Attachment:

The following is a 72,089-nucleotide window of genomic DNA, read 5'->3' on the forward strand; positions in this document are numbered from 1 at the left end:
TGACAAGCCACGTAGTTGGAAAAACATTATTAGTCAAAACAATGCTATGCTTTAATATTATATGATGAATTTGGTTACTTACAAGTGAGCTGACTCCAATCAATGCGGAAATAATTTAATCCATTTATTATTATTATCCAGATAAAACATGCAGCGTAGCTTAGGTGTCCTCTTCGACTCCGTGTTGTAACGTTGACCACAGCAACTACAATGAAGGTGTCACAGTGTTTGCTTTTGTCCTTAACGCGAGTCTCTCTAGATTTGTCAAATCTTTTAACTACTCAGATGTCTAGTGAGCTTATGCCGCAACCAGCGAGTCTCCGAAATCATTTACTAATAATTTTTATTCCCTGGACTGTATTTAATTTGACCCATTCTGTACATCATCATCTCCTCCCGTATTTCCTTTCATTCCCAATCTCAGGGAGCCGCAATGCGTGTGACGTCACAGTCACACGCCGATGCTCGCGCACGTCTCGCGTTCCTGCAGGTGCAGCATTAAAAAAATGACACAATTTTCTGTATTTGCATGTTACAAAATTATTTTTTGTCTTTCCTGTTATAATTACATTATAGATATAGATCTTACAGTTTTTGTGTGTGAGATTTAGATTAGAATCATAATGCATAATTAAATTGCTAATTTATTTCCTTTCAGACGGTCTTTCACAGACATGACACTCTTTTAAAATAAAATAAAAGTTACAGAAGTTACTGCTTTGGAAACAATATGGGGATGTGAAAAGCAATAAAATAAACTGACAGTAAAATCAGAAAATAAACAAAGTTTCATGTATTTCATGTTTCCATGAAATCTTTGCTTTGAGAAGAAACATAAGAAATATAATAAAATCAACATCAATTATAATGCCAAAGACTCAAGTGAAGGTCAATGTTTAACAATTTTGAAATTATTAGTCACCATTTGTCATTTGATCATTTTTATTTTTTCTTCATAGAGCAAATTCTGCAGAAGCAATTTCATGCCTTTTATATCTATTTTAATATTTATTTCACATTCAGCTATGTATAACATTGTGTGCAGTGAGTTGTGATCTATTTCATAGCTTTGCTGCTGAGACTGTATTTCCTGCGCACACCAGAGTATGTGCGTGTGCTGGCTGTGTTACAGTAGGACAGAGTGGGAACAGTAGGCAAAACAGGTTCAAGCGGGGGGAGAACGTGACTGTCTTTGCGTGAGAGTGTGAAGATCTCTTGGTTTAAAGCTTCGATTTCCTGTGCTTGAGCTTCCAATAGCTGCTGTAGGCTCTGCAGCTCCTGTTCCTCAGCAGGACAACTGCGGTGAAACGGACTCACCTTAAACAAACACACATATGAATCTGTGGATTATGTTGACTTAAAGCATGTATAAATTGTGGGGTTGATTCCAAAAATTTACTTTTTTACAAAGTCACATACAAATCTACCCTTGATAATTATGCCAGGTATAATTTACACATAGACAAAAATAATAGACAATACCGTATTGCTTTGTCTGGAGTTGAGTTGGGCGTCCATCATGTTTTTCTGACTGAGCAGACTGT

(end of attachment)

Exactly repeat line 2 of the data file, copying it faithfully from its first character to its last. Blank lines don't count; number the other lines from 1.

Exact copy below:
TGACAAGCCACGTAGTTGGAAAAACATTATTAGTCAAAACAATGCTATGCTTTAATATTATATGATGAATTTGGTTACTTACAAGTGAGCTGACTCCAATCAATGCGGAAATAATTTAATCCATTTATTATTATTATCCAGATAAAACATGCAGCGTAGCTTAGGTGTCCTCTTCGACTCCGTGTTGTAACGTTGACCACAGCAACTACAATGAAGGTGTCACAGTGTTTGCTTTTGTCCTTAACGCGAGTCTCTCTAGATTTGTCAAATCTTTTAACTACTCAGATGTCTAGTGAGCTTATGCCGCAACCAGCGAGTCTCCGAAATCATTTACTAATAATTTTTATTCCCTGGACTGTATTTAATTTGACCCATTCTGTACATCATCATCTCCTCCCGTATTTCCTTTCATTCCCAATCTCAGGGAGCCGCAATGCGTGTGACGTCACAGTCACACGCCGATGCTCGCGCACGTCTCGCGTTCCTGCAGGTGCAGCATTAAAAAAATGACACAATTTTCTGTATTTGCATGTTACAAAATTATTTTTTGTCTTTCCTGTTATAATTACATTATAGATATAGATCTTACAGTTTTTGTGTGTGAGATTTAGATTAGAATCATAATGCATAATTAAATTGCTAATTTATTTCCTTTCAGACGGTCTTTCACAGACATGACACTCTTTTAAAATAAAATAAAAGTTACAGAAGTTACTGCTTTGGAAACAATATGGGGATGTGAAAAGCAATAAAATAAACTGACAGTAAAATCAGAAAATAAACAAAGTTTCATGTATTTCATGTTTCCATGAAATCTTTGCTTTGAGAAGAAACATAAGAAATATAATAAAATCAACATCAATTATAATGCCAAAGACTCAAGTGAAGGTCAATGTTTAACAATTTTGAAATTATTAGTCACCATTTGTCATTTGATCATTTTTATTTTTTCTTCATAGAGCAAATTCTGCAGAAGCAATTTCATGCCTTTTATATCTATTTTAATATTTATTTCACATTCAGCTATGTATAACATTGTGTGCAGTGAGTTGTGATCTATTTCATAGCTTTGCTGCTGAGACTGTATTTCCTGCGCACACCAGAGTATGTGCGTGTGCTGGCTGTGTTACAGTAGGACAGAGTGGGAACAGTAGGCAAAACAGGTTCAAGCGGGGGGAGAACGTGACTGTCTTTGCGTGAGAGTGTGAAGATCTCTTGGTTTAAAGCTTCGATTTCCTGTGCTTGAGCTTCCAATAGCTGCTGTAGGCTCTGCAGCTCCTGTTCCTCAGCAGGACAACTGCGGTGAAACGGACTCACCTTAAACAAACACACATATGAATCTGTGGATTATGTTGACTTAAAGCATGTATAAATTGTGGGGTTGATTCCAAAAATTTACTTTTTTACAAAGTCACATACAAATCTACCCTTGATAATTATGCCAGGTATAATTTACACATAGACAAAAATAATAGACAATACCGTATTGCTTTGTCTGGAGTTGAGTTGGGCGTCCATCATGTTTTTCTGACTGAGCAGACTGT